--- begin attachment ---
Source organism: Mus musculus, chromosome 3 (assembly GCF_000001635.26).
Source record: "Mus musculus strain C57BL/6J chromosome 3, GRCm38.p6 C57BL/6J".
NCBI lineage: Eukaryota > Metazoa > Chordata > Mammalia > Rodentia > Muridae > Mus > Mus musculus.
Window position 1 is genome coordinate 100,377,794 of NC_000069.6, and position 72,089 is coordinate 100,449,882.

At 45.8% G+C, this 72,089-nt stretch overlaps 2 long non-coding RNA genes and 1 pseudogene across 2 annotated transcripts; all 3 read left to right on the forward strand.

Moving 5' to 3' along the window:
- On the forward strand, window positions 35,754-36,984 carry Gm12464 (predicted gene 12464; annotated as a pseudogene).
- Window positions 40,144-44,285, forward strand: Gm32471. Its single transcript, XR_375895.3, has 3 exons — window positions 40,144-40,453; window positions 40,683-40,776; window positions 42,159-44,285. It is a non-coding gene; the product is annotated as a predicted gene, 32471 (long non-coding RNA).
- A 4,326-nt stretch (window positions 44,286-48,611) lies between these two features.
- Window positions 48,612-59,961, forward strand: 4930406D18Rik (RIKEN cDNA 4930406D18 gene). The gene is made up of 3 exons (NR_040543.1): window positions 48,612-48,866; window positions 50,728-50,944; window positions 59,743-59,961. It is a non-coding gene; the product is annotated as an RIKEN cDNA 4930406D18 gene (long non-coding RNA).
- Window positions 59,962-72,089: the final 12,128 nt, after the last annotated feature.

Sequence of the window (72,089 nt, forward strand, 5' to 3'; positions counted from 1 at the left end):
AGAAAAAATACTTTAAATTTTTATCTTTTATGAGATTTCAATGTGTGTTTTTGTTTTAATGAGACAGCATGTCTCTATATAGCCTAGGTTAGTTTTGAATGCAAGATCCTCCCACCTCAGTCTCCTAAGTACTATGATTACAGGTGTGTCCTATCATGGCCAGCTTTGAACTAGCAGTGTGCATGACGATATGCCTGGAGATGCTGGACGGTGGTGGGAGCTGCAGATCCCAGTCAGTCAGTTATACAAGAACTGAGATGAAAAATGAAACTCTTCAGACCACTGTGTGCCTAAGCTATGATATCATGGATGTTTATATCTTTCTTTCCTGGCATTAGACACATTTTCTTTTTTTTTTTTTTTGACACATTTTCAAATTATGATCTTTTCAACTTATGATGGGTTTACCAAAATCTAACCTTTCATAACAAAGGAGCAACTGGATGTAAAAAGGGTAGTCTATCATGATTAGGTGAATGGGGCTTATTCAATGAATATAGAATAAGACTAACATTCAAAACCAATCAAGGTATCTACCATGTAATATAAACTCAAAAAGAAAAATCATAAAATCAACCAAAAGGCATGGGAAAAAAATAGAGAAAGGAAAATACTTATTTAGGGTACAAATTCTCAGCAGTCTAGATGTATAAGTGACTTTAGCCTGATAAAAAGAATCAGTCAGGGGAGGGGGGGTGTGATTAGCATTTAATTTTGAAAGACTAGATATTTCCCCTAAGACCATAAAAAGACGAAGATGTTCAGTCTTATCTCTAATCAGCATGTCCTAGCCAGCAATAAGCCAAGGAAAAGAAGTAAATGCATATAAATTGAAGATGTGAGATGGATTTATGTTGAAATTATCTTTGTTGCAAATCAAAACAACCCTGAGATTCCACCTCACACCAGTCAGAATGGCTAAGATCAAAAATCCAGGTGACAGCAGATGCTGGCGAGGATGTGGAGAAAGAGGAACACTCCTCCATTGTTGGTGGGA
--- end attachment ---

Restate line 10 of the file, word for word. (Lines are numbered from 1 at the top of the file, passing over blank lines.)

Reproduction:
- Window positions 48,612-59,961, forward strand: 4930406D18Rik (RIKEN cDNA 4930406D18 gene). The gene is made up of 3 exons (NR_040543.1): window positions 48,612-48,866; window positions 50,728-50,944; window positions 59,743-59,961. It is a non-coding gene; the product is annotated as an RIKEN cDNA 4930406D18 gene (long non-coding RNA).